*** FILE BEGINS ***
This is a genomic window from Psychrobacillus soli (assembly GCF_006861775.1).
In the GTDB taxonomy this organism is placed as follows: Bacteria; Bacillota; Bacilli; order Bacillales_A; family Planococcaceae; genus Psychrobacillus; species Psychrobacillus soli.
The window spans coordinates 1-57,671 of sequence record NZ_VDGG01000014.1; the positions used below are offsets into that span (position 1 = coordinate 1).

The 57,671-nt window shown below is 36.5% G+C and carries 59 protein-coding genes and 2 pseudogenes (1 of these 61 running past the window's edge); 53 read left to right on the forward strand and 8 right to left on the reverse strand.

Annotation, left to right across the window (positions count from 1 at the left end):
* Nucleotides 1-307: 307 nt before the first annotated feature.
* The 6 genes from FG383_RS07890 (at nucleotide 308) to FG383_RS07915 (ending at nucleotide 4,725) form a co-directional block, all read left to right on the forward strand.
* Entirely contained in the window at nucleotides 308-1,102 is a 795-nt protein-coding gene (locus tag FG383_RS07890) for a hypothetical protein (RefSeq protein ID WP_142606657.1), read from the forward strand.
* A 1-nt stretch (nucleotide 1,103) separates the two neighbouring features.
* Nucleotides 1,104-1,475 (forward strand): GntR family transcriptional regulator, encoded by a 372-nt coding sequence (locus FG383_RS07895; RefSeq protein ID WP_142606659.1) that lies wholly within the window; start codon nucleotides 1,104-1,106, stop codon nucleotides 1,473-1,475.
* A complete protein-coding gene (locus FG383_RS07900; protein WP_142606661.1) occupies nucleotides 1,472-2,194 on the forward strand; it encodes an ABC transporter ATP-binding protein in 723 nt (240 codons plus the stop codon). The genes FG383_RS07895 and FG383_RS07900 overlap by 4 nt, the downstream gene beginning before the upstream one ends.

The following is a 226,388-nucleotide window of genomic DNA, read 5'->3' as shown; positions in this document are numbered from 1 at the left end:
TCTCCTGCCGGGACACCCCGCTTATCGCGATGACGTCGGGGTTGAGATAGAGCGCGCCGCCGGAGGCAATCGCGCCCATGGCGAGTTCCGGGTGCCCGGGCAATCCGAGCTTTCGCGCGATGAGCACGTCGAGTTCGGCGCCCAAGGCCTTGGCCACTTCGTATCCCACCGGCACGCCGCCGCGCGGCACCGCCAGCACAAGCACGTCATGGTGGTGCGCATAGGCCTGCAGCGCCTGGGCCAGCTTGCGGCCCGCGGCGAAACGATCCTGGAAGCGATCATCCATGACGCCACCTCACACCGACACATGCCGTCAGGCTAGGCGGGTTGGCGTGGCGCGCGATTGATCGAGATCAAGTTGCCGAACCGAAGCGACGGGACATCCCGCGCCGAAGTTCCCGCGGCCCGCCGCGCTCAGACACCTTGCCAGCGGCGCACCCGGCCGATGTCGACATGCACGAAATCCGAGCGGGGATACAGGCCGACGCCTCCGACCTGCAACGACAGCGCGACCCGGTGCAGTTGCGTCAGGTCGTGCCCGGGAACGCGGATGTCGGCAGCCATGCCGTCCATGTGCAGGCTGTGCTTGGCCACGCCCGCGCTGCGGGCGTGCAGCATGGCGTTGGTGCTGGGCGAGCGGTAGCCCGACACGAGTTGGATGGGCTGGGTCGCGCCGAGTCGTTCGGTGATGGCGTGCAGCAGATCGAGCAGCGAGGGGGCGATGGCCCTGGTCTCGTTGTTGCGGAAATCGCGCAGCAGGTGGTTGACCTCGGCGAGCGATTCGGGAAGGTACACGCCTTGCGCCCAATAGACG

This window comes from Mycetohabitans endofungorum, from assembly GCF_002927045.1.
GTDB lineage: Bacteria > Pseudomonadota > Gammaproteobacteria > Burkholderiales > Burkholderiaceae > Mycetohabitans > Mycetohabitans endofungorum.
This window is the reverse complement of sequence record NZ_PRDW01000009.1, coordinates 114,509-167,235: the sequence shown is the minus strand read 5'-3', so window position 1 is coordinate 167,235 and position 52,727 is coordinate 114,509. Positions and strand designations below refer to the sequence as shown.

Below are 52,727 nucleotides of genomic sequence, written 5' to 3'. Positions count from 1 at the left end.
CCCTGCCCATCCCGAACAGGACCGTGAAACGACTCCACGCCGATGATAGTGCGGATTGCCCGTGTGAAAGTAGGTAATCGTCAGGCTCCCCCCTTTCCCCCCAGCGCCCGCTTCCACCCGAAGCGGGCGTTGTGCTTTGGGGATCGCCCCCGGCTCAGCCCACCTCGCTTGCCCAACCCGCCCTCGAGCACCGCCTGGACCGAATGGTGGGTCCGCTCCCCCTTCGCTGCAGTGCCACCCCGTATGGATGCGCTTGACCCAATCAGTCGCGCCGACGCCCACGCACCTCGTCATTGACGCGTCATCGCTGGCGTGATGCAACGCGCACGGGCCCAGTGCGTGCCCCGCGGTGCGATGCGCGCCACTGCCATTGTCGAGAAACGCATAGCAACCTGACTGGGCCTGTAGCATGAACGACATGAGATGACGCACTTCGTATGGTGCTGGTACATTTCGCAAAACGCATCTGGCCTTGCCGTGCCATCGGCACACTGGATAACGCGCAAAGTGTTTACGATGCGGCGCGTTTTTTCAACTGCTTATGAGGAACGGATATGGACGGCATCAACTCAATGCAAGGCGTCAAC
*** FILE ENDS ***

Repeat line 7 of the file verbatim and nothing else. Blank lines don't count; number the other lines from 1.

* The 6 genes from FG383_RS07890 (at nucleotide 308) to FG383_RS07915 (ending at nucleotide 4,725) form a co-directional block, all read left to right on the forward strand.